As if mindful of the context in which this concert was heard, Pappano opened the second half with a rendering of the National Anthem – somewhat to the surprise of an audibly bemused audience, and presumably not to be repeated for Sunday’s follow-up programme that features Respighi and Dallapiccola at their (very different) communicative best.

To read more on the London Symphony Orchestra’s current season, visit their website

Radu Lupu – An appreciation

by Ben Hogwood

Yesterday was a particularly sad day in the world of classical music, and over the next few days Arcana will be paying tribute to three musical figures.

Sadly the death of Romanian pianist Radu Lupu (above) was announced, at the age of 76. A full tribute can be found on the Gramophone magazine website, where Lupu’s standing as an artist of great repute and dignity can be fully appreciated.

I did not see him perform live, sadly, but have looked back over Lupu’s relatively small and perfectly formed discography to choose a few personal favourites. I have chosen purely solo piano music, as this is where I have encountered his wonderful storytelling most often – and include music by Schubert, Schumann and Brahms. Here the extent of his storytelling ability can be witnessed – not to mention his instinctive musical phrasing.

Bernard Haitink – An appreciation

by Ben Hogwood

Last week we heard the sad news of the death of Dutch conductor Bernard Haitink at the ripe old age of 92.

Haitink was a special man indeed, seen by many as the last in a long line of ‘old school’ conductors. He was an artist of great craftsmanship and elegance, who earned the respect of his peers through an incredibly long career that only ended in 2019.

The tributes flooding in from ensembles the conductor worked with say everything about Haitink as a man. The Salzburg Festival declared, “The music world has lost one of its very greatest. His aim was never to triumph; probably that is why his interpretations became such triumphs.” The Berliner Philharmoniker praised how “He always impressed and inspired us with his qualities – his great craftsmanship, his perfect knowledge of the score, his warm, noble bearing.” From Sir Simon Rattle, an insight borne of personal experience: “He was one of the rare giants of our time, and even rarer and more precious, a giant full of humility. My dear Bernard, we keep you deep in our hearts.”

Like many people I have had the pleasure of listening to Haitink’s recordings for many years, but my first live memories go back to the first ever BBC Proms concert I attended in September 1997. There he conducted the European Union Youth Orchestra in Bruckner’s Symphony no.7, following a sensitive account of Beethoven’s Piano Concerto no.4 where the soloist was Emanuel Ax. By coincidence the same works and soloist featured at Haitink’s last Prom in 2019, this time with the Vienna Philharmonic.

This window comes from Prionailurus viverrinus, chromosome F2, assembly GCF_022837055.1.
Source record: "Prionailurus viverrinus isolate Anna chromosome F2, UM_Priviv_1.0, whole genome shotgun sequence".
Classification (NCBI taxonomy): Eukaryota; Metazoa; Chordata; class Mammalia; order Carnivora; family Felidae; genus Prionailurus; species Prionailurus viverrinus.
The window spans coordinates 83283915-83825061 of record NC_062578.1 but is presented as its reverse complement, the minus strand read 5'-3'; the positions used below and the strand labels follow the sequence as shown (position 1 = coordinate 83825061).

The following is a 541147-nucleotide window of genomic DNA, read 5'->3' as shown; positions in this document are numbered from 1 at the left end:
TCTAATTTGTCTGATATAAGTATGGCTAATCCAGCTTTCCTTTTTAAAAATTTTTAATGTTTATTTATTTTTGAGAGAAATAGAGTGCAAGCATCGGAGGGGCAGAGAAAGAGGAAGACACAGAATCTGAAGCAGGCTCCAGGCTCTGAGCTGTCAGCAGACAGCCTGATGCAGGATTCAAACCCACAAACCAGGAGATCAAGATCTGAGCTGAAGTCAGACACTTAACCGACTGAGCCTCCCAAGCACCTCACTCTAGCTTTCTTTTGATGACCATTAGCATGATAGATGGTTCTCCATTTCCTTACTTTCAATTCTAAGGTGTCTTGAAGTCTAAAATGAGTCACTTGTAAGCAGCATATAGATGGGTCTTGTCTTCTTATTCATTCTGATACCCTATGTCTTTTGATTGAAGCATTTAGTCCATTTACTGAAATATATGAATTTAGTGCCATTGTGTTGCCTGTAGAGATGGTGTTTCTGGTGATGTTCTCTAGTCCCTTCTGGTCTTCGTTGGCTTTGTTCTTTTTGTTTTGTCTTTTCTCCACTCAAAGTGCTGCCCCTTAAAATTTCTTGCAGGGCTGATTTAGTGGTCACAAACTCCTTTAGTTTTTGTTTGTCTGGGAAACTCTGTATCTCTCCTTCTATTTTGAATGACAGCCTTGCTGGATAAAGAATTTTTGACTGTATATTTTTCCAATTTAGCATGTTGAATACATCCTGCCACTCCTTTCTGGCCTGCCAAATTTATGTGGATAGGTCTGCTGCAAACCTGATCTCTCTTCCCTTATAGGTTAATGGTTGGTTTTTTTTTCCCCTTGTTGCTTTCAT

I also saw Haitink at the Proms in 2005, conducting the London Symphony Orchestra as soloist Hélène Grimaud performed the Ravel Piano Concerto. After the interval, Haitink gave a characteristically poised account of Shostakovich’s Eighth Symphony, which left its mark on this particular listener for days:

I remember too a very special pair of Proms in 2011, Haitink and Ax united once again for Brahms with the Chamber Orchestra of Europe, one of several ensembles with which the conductor forged a special relationship.

As a recording artist, Haitink gave us a vast array of special symphony, concerto and opera recordings. He recorded multiple symphony cycles of Mahler, Bruckner, Beethoven, Brahms and Schumann, not to mention landmark collections of Shostakovich and Vaughan Williams symphonies with the Concertgebouw and London Philharmonic Orchestras, and fine cycles of Rachmaninov and Beethoven piano concertos with Vladimir Ashkenazy and Alfred Brendel respectively. That’s before we even get to opera! There he delivered much-loved recordings of Mozart, Wagner, Richard Strauss and Britten to highlight just a few.

I have delved into the discography for a set of recordings with personal significance – which can be accessed on the Spotify playlist below. They include Mahler, Bruckner, Shostakovich and begin with Vaughan Williams’ Symphony no.5, with the London Philharmonic Orchestra.

It is safe to say that Bernard Haitink will occupy a special place in the heart of many a musician and listener, and this gives just a small number of reasons why: